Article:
Is Big Oil a big job creator?

Job creation is high on the oil industry’s list of go-to arguments for increased investment in the oil sands. Energy extraction is a key driver of employment growth, they tell us, and the benefits extend well beyond Alberta. “Almost every community in Canada has been touched by oil sands development through the stimulating impact it has on job creation,” according to the Canadian Association of Petroleum Producers.

The industry’s favourite number? 905,000. That’s the projected increase in oil sands jobs in the next two decades, up from a meager 75,000 today, according to an oft-quoted report by the industry-funded Canadian Energy Research Institute (CERI).

But what does that number mean? And is it as impressive as it sounds?

According to the report, 905,000 is the total number of new oil sands-related jobs that will be created in Canada by 2035. That means it includes not only direct employment in the Alberta oil sands, but also indirect employment in associated industries, like truck manufacturing, and any “induced” employment that may be created throughout Canada due to increased economic activity in the oil sands.

Even if we take that 905,000 figure at face value—CERI makes a wide variety of optimistic assumptions and an accurate 25-year employment forecast is pretty farfetched—it works out to just 36,000 new jobs per year. And if we cut out indirect and induced employment, the report says the oil sands will create only 12,000 new jobs per year.

To make matters worse, the 905,000 lump sum hides huge regional disparities. According to CERI, 86% of new oil sands-related job creation will be in Alberta, including 100% of direct job creation. That’s hardly a recipe for widely-shared economic prosperity.

The oil industry is trying to cherry-pick cumulative data rather than presenting the annual and regional numbers we’re used to. “905,000 new jobs in Canada” is meant to sound more impressive than “12,000 new jobs in Alberta”. But at the end of the day the job creation reality doesn’t live up to the hype, even by CERI’s optimistic calculations.

And those calculations are really optimistic. According to the non-partisan Canadian Occupational Projection System (COPS), the oil and gas industry will add only 4,500 new jobs per year in the coming decade, not 12,000 like the CERI report claims. The COPS estimate even includes oil and gas industry jobs outside the Alberta oil sands.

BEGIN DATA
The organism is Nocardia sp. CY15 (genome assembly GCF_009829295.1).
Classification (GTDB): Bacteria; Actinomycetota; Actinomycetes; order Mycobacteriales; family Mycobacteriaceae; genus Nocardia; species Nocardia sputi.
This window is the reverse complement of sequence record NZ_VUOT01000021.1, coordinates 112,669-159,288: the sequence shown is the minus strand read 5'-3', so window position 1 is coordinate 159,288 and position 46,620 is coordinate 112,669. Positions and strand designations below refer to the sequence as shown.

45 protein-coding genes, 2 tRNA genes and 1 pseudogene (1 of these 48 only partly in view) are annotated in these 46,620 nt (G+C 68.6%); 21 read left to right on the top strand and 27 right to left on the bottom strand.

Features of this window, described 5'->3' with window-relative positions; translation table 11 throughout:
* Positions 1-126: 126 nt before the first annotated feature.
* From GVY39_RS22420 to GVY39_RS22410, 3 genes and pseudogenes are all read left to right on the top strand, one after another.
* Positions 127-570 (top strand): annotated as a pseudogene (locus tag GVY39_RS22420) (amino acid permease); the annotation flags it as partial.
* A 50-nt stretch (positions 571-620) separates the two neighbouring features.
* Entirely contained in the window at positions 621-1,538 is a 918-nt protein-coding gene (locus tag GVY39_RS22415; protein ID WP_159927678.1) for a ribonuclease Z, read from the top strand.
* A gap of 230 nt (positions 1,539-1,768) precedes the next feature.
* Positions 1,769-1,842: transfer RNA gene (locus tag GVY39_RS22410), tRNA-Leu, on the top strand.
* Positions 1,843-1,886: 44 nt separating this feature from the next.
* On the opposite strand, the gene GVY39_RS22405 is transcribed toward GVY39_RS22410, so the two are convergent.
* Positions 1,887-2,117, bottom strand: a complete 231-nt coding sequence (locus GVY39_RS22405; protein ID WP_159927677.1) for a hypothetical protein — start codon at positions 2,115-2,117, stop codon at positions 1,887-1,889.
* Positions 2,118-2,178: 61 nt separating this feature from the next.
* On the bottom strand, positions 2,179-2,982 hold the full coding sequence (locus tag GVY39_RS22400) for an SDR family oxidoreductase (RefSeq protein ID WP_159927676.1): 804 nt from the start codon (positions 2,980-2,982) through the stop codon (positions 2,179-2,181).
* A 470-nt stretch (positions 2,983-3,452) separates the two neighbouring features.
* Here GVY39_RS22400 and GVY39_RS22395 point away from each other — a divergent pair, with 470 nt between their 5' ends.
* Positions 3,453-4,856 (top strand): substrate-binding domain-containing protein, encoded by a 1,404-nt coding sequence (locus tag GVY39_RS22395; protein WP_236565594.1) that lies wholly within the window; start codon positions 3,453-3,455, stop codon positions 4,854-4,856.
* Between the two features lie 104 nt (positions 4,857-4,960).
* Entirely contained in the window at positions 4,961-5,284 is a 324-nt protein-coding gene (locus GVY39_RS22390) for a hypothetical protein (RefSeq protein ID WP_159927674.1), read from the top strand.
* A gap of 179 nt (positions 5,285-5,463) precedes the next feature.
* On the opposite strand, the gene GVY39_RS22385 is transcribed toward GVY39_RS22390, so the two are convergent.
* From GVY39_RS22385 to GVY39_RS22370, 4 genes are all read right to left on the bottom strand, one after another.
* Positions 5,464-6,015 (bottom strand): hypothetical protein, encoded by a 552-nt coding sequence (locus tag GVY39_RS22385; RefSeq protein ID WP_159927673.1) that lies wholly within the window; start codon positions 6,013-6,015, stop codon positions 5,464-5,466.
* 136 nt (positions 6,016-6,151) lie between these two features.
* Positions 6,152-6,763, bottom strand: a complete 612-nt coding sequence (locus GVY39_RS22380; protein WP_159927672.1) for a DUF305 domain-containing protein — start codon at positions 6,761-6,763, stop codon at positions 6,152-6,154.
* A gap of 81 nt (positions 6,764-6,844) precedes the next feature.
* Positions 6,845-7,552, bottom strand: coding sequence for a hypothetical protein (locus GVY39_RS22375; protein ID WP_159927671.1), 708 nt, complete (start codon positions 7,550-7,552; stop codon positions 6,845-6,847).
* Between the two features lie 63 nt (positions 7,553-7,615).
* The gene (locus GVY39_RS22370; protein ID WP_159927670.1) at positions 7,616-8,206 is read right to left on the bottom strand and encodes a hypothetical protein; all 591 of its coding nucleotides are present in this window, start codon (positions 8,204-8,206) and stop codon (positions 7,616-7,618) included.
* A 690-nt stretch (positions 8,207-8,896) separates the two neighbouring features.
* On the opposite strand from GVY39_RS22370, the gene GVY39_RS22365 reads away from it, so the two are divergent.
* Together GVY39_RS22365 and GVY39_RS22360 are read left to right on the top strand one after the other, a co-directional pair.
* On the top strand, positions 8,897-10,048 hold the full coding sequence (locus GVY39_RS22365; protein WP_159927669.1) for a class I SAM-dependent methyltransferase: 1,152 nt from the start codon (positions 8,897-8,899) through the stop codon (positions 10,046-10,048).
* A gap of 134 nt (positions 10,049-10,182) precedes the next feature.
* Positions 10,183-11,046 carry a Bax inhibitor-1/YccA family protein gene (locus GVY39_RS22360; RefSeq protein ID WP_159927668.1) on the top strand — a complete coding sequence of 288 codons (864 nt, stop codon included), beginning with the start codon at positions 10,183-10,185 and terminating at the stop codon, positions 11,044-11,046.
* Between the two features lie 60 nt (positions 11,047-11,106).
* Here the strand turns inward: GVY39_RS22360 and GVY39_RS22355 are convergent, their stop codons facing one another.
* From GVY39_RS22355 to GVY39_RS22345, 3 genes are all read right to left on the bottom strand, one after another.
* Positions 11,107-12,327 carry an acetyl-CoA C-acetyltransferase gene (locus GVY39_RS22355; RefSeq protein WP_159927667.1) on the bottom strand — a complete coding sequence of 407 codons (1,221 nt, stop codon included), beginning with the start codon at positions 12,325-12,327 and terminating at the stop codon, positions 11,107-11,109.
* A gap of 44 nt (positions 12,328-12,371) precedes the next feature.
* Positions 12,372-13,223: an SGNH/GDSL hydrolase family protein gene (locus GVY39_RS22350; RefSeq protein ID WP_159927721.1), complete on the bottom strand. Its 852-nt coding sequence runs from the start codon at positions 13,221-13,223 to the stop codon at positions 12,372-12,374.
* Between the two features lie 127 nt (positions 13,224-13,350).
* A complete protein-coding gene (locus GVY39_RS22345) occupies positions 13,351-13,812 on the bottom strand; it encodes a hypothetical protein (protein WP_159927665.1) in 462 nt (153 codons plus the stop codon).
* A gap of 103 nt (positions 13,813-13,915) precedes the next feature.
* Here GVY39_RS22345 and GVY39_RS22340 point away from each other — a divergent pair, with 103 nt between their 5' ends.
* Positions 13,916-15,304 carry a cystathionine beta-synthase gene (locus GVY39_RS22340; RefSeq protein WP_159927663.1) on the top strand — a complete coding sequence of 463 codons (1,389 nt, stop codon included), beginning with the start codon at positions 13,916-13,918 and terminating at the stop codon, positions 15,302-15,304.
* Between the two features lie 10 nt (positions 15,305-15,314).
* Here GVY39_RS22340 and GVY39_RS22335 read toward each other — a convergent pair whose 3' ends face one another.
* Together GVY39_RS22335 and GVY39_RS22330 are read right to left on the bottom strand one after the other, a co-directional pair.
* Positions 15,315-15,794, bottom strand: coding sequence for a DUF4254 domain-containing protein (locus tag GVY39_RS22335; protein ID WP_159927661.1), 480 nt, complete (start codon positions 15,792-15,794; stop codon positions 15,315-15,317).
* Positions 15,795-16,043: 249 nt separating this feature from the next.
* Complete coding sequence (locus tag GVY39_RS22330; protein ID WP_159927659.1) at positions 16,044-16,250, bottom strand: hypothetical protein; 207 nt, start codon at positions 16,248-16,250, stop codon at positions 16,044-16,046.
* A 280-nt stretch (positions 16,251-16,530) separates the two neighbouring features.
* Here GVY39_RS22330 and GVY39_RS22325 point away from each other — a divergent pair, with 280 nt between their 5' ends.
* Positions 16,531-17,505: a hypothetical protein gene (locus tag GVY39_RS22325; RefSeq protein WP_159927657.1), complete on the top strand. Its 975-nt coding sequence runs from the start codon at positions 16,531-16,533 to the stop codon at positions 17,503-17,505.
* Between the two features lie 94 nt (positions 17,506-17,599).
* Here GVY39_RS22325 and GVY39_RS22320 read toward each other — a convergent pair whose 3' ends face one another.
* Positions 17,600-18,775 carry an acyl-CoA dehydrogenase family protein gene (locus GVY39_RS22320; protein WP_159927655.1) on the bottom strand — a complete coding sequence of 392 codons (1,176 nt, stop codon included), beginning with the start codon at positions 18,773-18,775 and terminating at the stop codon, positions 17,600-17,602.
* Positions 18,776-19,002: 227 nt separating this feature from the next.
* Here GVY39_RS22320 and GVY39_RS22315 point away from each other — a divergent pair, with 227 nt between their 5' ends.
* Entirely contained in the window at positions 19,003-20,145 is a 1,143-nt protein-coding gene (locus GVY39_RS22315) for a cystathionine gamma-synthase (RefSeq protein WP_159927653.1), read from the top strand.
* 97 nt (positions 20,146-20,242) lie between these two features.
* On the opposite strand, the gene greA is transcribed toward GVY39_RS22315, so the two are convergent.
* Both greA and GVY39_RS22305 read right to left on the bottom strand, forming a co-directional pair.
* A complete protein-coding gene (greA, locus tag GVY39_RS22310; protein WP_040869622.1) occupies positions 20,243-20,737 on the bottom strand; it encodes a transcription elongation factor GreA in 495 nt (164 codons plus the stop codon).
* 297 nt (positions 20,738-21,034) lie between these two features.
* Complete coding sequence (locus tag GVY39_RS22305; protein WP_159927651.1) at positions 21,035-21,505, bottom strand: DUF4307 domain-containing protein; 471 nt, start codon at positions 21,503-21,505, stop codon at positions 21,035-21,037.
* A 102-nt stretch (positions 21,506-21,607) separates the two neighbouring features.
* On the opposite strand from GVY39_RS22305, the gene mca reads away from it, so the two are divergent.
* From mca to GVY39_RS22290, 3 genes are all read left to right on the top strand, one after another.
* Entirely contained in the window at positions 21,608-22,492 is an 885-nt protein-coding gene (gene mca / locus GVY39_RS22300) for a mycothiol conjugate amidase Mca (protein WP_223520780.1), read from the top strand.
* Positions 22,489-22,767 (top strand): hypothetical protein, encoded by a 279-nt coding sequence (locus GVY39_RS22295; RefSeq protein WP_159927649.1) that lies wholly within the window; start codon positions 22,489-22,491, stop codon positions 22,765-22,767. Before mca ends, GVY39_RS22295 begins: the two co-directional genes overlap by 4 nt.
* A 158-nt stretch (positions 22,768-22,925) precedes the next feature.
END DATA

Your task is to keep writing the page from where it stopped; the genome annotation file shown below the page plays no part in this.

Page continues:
To put that number in perspective, the health care industry in Canada will create more than 40,000 new jobs per year for the next 10 years. In fact, COPS predicts that almost a dozen different industries will create more jobs for Canadians in the coming decade than the energy sector will, including the education, retail, and computer services sectors.

By manipulating the numbers, the oil industry is trying to put a positive spin on a non-story. If there’s a benefit to the Canadian economy from the oil sands, you won’t find it in the job market.

Hadrian Mertins-Kirkwood is the CCPA’s 2014 Andrew Jackson Progressive Economics Intern. Follow Hadrian on Twitter @hadrianmk.

One comment

  1. Big oil jobs are often temporary foreign workers who send their wages home to support their families. There are many thousands of these but they don’t buy anything and pay limited taxes. Also big oil is largely owned by foreign corporations so the profits leave Canada too.
    But there is large potential for thousand of jobs in Vancouver’s harbor and all over BC and the coast from oil spills.

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